The rocks grew small and went away, and the bald man steered the wheel. I’d swum these beaches when I was little. Every August we came though my parents hated the crowds. We sat under an umbrella, and my brother ran into the waves. He was a lousy swimmer even with all his lessons. Watch your sister, my father would say. That’s what you need to do. Oh, my baby brother hated that. He gouged me with his elbows and pulled at my wet braids.

The three men tossed me over. They wrapped me up in chains. One of the chains had a strange old lock. It looked like something from a pirate ship, and it clipped me on the chin. It opened me almost to the bone, but I didn’t bleed.

§

Things move slowly below the surface. I didn’t know this before, or if I knew it I didn’t understand. Storms pass overhead and leave no mark. Twenty or thirty feet down they’re nothing more than a gentle surge or a slowly turning eddy.

It isn’t cold where I am. There is nothing but black water. One summer I went out a little farther than I ever had before. I lingered out there and didn’t notice how the current was pulling me along. Everything was different when I came back out. The taffy stand was gone. There was no sign of my parents and my brother and our striped towel on the sand. A nice lady in a swim skirt found me. She held my hand and waited. I’d drifted half a mile around the point, and my father was breathless when he came running. I’d never seen him cry before. Even my brother was upset. He was sweet to me the whole ride back. He let me use his blanket. Bless my brother, my dead baby brother who crashed his car in college.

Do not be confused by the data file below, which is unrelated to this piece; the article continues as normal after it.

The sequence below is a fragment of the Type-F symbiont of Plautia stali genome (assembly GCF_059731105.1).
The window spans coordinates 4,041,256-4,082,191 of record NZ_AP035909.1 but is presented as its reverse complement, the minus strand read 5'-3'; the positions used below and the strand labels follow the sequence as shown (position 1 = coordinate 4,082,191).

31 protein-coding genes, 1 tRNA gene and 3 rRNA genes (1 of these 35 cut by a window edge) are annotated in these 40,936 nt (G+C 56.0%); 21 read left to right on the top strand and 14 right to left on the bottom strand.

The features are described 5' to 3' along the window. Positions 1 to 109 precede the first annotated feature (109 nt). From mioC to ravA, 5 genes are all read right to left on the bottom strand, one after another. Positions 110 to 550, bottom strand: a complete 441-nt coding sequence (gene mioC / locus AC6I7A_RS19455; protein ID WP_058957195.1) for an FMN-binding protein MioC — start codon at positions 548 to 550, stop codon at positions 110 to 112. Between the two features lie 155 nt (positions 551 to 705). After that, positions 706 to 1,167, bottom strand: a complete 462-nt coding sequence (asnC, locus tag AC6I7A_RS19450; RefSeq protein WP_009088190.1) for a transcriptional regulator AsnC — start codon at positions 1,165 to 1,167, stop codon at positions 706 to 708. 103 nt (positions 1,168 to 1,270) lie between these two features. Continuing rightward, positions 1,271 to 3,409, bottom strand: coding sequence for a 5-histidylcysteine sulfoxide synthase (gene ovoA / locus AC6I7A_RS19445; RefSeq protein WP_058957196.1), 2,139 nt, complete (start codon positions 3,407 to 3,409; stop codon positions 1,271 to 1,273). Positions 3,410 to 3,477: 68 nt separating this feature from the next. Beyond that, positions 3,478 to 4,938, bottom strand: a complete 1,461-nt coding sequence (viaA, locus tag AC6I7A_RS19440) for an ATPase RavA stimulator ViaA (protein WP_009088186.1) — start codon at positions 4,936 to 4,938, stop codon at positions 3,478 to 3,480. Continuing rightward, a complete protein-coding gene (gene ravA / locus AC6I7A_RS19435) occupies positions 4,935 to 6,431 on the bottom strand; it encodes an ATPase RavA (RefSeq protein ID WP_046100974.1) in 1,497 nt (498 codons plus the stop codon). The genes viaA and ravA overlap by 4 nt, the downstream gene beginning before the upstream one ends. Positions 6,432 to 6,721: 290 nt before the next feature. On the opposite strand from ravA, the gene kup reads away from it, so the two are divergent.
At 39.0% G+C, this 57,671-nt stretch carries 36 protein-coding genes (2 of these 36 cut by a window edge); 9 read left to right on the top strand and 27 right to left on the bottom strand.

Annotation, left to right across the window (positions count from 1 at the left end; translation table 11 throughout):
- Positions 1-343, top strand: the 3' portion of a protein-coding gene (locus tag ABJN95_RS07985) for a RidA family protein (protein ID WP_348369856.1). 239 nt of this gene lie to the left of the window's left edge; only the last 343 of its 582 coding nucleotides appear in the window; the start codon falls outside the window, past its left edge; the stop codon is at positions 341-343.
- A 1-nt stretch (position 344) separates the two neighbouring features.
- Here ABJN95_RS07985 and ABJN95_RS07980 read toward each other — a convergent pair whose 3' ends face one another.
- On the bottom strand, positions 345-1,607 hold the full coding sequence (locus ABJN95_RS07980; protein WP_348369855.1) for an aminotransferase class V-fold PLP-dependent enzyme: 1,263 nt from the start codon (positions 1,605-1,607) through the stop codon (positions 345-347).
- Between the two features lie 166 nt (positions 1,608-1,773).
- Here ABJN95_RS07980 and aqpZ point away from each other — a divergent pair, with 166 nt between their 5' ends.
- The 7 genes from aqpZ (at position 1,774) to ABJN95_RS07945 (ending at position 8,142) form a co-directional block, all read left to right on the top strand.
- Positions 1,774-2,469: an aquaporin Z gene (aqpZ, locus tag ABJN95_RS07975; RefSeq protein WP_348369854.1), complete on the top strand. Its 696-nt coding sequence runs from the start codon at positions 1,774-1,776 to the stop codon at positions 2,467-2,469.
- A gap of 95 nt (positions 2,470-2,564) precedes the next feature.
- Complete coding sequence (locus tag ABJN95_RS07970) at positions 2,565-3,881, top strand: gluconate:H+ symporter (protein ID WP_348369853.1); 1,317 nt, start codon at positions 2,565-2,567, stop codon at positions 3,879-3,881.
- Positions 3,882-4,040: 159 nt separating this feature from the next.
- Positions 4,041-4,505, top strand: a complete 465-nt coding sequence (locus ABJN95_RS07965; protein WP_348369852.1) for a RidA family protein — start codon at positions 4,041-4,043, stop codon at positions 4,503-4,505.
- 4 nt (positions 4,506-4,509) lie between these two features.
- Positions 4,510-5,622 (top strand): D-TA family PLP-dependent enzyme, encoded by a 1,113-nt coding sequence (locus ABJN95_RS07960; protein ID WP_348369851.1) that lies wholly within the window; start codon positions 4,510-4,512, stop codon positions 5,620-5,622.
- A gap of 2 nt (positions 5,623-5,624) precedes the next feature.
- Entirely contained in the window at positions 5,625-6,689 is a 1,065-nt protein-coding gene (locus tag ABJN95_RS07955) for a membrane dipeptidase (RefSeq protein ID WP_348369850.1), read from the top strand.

§

It is December when I begin to rise. The chains were stronger than I was. They worked their way through me, and then they fell away. Not even two miles from here the bald one is working in his garage. He’s got his bandsaw going. He looks up from the table top he’s making. He watches the empty street. Maybe he feels my coming. 

There are no vendors on the beach. No music and no shouts, no girls in summer dresses. But the rocks are the same and the sorrowful cries of gulls. There’s a solitary man on the shore. He’s working his metal detector, and who knows what he’s looking for. What lost artifacts from summer, what things washed up and covered by the sand. He has on a sweatshirt and an oversized down vest. He stops when he sees the gulls that have gathered. He comes close enough to see, and then he turns and runs.

§

I won’t tell you what they did. It does not matter now. I rose as though cradled in somebody’s hand. I rose of my own will. Up through the water and into the pale winter light. It’s fragile as eggshells, that December sky. It’s beautiful in its way.

 

L. Annette Binder's fiction has recently appeared or is forthcoming in The Southern Review, Bellingham Review, The Beloit Fiction Journal, Avery Anthology, The Fiddlehead, Green Mountains Review, South Dakota Review and others.  She is a candidate for the MFA in fiction at the University of California, Irvine.